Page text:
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IN “The Author's Account of Himself,” which prefaces “ The Sketch-Book,” Geoffrey Crayon compares himself with the unlucky landscape painter who had sketched in nooks and corners and by-places, but had neglected to paint St. Peter's and the Coliseum, and had not a single glacier or volcano in his whole collection. This restriction in theme, which Irving whimsically confesses, was in part, no doubt, as he would have us believe, the result of following the bent of a vagrant inclination, but it was also an evidence of the happiest artistic instinct. One of Irving's most intimate friends has noted his “ wonderful knack at shutting his eyes to the sinister side of anything." To ignore the sinister side of life is to restrict one's art; but Irving was led by a faultless taste to those subjects that lay well within his powers. Better than most authors of equal rank, he knew what to avoid. In his unfailing sense of proportion, purity of feeling, and fine reserve, he recalls some of the best eighteenth century writers. He learned from them not only the art of character drawing, but the doctrine that an author's aim should be “the diligent dispensation of pleasure." “ One of the most charming masters of our lighter language,” declared Thackeray, in praising the “ good Irving, the peaceful, the friendiy," —“the first ambassador whom the New World of Letters sent to the Old.”
The classic qualities of style which won Thackeray's admiration were the expression of a nature polished and refined, of a gentle and kindly heart. Irving's humor is sly, but not malicious. The tone of pleasant banter is never broken. Except in the serious histories, to which his later years were devoted, he is fond of elaborate chaffing. Yet his ironies are upon the surface; there is no undertone of bitterness; he shuts his eyes to the sinister side. Even his caricatures are marked by a delicate restraint, and, writing in a generation when “sentiment” was the fashion, he kept within the bounds of manly feeling and good sense.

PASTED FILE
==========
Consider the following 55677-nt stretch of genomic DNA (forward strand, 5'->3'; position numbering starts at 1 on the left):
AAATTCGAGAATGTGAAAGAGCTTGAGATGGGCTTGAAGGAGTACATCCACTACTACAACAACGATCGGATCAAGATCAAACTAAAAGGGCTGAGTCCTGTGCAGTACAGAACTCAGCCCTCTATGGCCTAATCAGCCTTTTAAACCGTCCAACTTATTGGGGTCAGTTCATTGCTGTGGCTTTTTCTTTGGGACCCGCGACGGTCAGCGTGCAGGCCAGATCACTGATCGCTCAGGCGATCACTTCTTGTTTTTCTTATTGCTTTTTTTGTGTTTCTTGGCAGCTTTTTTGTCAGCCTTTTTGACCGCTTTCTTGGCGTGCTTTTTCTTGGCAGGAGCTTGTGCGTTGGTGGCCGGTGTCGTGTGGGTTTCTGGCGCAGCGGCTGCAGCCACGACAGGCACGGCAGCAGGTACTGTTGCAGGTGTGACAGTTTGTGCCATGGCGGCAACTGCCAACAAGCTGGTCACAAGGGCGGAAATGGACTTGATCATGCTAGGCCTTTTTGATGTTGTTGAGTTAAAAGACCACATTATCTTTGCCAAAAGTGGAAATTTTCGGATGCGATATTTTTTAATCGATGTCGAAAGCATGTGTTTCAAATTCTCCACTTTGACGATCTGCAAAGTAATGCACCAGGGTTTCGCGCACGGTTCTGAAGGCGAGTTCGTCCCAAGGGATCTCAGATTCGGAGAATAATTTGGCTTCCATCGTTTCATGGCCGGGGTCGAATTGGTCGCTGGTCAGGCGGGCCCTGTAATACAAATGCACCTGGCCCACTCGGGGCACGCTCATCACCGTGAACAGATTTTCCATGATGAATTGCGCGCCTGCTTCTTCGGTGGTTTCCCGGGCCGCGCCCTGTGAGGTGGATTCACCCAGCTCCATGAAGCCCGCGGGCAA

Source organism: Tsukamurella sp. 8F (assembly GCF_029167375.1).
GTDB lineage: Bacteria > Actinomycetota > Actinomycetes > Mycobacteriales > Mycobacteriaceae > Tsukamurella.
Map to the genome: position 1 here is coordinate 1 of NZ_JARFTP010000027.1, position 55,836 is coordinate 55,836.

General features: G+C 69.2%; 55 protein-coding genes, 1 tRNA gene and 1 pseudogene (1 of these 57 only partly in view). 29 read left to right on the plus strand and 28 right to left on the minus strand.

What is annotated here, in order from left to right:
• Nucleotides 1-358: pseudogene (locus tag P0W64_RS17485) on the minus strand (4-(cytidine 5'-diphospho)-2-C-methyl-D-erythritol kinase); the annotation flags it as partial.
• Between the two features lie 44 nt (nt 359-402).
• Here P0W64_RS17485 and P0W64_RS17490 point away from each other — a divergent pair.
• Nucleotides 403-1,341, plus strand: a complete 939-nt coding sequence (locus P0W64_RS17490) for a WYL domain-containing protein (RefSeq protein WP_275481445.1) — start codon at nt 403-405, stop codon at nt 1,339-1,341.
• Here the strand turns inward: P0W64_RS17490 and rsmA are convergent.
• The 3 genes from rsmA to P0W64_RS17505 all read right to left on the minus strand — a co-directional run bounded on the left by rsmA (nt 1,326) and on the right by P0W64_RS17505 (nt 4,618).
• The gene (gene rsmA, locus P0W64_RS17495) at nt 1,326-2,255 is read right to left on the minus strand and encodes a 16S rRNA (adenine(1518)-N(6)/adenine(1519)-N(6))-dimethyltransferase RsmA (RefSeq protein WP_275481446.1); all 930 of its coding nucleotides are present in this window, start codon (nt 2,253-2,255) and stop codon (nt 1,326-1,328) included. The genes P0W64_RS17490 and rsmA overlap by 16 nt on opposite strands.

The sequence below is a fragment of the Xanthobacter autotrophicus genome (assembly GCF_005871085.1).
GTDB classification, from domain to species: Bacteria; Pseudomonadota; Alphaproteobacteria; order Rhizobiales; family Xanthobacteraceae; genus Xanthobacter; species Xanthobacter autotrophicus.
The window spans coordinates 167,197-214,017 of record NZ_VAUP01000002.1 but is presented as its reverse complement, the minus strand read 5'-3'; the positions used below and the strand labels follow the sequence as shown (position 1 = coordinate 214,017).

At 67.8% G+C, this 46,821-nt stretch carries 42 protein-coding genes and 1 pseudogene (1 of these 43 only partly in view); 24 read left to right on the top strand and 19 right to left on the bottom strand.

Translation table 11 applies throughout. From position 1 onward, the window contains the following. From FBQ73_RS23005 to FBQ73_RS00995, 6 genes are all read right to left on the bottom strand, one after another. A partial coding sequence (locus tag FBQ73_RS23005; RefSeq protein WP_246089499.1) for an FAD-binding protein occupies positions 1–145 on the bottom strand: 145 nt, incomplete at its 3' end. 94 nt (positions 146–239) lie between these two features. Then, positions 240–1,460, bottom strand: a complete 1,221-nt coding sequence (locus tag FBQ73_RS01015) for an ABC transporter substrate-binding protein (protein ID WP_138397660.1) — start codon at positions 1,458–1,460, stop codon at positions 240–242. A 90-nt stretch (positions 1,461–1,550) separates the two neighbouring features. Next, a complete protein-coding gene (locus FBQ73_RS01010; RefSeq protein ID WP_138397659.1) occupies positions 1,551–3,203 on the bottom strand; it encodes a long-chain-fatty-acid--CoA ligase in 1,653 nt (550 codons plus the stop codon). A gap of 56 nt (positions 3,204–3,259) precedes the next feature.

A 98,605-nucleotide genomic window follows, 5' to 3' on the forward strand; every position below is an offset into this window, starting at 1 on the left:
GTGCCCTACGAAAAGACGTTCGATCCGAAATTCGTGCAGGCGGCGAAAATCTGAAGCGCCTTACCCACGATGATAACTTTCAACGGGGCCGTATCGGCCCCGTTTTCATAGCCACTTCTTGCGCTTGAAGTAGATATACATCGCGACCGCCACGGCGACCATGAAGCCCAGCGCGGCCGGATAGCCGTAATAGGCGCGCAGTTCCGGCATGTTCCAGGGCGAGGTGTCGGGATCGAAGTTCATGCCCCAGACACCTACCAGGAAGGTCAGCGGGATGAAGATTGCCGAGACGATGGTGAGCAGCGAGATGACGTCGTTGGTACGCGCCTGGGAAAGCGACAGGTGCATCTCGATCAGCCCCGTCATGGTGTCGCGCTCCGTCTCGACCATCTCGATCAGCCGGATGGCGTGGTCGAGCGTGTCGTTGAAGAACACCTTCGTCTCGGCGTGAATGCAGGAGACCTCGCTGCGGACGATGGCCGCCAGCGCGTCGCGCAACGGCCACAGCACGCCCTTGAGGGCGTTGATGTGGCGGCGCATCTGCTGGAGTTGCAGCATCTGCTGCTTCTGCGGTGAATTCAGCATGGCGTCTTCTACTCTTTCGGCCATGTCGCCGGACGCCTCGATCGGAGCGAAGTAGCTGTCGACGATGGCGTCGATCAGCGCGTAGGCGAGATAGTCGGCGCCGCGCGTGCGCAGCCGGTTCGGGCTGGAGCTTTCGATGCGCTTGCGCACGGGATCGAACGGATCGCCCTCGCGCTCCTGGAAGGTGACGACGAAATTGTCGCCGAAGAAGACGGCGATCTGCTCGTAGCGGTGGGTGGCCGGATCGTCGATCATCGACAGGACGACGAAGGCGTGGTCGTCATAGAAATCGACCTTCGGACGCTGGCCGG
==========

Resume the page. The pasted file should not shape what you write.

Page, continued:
Irving wrote, in short, as he lived, like a gentleman-like a sunnier Addison, a more fortunate Goldsmith. Such writing lasts. The service which Irving performed for American letters in his day is of course accomplished, and those peculiar conditions can never recur. Yet if anything hitherto
written in America is certain to be read in the future, “Rip Van Winkle” and “The Legend of Sleepy Hollow” will not be forgotten. History, local tradition, and landscape blend here in most gracious harmony with the quiet, mellow tones of Irving's art. In the present volume they are printed first, followed by “ The Devil and Tom Walker" (from “ The Tales of a Traveller "), where Irving has adopted, in handling a New England legend, a method somewhat similar to that employed in the Hudson River romances. The English portions of “ The Sketch-Book” are introduced by “ The Voyage," a felicitous and most characteristic composition. “ Westminster Abbey” and “ Stratford-on-Avon” deal with subjects perpetually interesting to American readers, and have done much in guiding the steps of American travellers in England. The volume closes with a sketch from “ Bracebridge Hall” entitled “The Stout Gentleman,” which has been characterized by Mr. Charles Dudley Warner as one of Irving's daintiest and most artistic bits of restrained humor.
(From Sketch Book)